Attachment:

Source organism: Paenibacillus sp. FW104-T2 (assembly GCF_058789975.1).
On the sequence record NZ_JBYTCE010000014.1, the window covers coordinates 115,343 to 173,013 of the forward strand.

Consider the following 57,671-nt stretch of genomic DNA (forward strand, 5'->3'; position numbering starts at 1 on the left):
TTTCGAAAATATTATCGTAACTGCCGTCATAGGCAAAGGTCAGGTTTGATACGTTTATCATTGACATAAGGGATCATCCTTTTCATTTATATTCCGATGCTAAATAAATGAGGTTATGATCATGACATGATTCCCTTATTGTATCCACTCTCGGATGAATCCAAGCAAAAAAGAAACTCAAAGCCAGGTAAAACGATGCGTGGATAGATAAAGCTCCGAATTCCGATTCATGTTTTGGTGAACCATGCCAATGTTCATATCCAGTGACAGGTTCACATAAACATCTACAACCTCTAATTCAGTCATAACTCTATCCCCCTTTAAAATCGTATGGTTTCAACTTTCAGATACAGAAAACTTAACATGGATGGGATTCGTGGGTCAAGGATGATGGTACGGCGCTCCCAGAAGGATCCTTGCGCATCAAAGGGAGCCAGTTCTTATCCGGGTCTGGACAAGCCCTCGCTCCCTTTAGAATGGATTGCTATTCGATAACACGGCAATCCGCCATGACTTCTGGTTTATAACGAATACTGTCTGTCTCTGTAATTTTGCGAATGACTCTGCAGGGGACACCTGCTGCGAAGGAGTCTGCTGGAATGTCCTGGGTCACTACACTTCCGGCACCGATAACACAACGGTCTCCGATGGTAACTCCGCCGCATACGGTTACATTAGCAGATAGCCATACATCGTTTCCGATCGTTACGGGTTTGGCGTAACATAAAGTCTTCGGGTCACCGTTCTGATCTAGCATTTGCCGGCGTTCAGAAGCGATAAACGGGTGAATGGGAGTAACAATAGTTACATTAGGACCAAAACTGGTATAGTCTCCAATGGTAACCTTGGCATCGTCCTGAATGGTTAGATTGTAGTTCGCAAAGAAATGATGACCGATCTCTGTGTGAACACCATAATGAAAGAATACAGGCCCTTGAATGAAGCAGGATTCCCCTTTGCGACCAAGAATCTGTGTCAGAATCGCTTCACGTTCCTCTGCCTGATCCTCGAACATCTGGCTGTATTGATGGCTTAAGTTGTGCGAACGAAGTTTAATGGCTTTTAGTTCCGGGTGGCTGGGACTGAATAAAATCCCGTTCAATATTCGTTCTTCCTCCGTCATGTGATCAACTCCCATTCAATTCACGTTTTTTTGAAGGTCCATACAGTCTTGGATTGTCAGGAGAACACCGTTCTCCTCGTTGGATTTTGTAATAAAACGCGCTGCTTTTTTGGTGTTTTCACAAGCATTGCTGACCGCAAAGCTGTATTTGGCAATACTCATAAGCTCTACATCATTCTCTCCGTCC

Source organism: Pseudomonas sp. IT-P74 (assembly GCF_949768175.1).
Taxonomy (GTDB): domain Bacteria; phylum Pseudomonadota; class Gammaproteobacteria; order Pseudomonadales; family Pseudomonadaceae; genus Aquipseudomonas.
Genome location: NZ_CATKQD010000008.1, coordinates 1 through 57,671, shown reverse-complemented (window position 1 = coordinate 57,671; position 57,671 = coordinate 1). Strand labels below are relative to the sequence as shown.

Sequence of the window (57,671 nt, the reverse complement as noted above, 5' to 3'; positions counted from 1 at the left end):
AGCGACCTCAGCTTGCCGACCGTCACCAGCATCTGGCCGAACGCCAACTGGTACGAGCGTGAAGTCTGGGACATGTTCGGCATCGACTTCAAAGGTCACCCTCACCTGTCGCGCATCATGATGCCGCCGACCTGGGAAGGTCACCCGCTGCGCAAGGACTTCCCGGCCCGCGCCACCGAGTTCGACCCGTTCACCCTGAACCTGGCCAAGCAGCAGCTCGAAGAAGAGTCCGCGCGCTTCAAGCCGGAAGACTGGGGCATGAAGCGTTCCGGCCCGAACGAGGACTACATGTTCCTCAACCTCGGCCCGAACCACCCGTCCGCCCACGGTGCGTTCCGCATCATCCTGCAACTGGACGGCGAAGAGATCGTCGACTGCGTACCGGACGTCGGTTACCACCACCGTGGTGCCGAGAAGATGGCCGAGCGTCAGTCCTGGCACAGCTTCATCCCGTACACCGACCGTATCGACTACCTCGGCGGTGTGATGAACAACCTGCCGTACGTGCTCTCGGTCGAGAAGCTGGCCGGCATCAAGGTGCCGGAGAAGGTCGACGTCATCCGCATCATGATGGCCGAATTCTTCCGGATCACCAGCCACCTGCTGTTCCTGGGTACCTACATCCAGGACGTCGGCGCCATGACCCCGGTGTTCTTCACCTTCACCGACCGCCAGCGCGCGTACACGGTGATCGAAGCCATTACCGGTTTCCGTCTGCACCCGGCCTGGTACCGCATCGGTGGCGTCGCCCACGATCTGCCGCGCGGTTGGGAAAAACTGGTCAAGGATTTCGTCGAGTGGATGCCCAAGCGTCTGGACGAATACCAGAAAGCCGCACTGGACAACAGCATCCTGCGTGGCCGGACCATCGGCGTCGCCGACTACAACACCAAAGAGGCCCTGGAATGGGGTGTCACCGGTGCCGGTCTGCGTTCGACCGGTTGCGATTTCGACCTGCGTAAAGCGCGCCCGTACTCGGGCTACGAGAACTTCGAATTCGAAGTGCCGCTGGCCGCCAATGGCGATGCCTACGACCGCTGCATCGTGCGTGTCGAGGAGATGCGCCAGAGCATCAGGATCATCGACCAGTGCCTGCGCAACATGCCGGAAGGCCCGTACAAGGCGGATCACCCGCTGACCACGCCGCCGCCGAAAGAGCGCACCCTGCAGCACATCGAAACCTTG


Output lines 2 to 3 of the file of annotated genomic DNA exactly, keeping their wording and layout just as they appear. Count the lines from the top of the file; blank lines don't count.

On the sequence record NZ_JBYTCE010000014.1, the window covers coordinates 115,343 to 173,013 of the forward strand.

Consider the following 57,671-nt stretch of genomic DNA (forward strand, 5'->3'; position numbering starts at 1 on the left):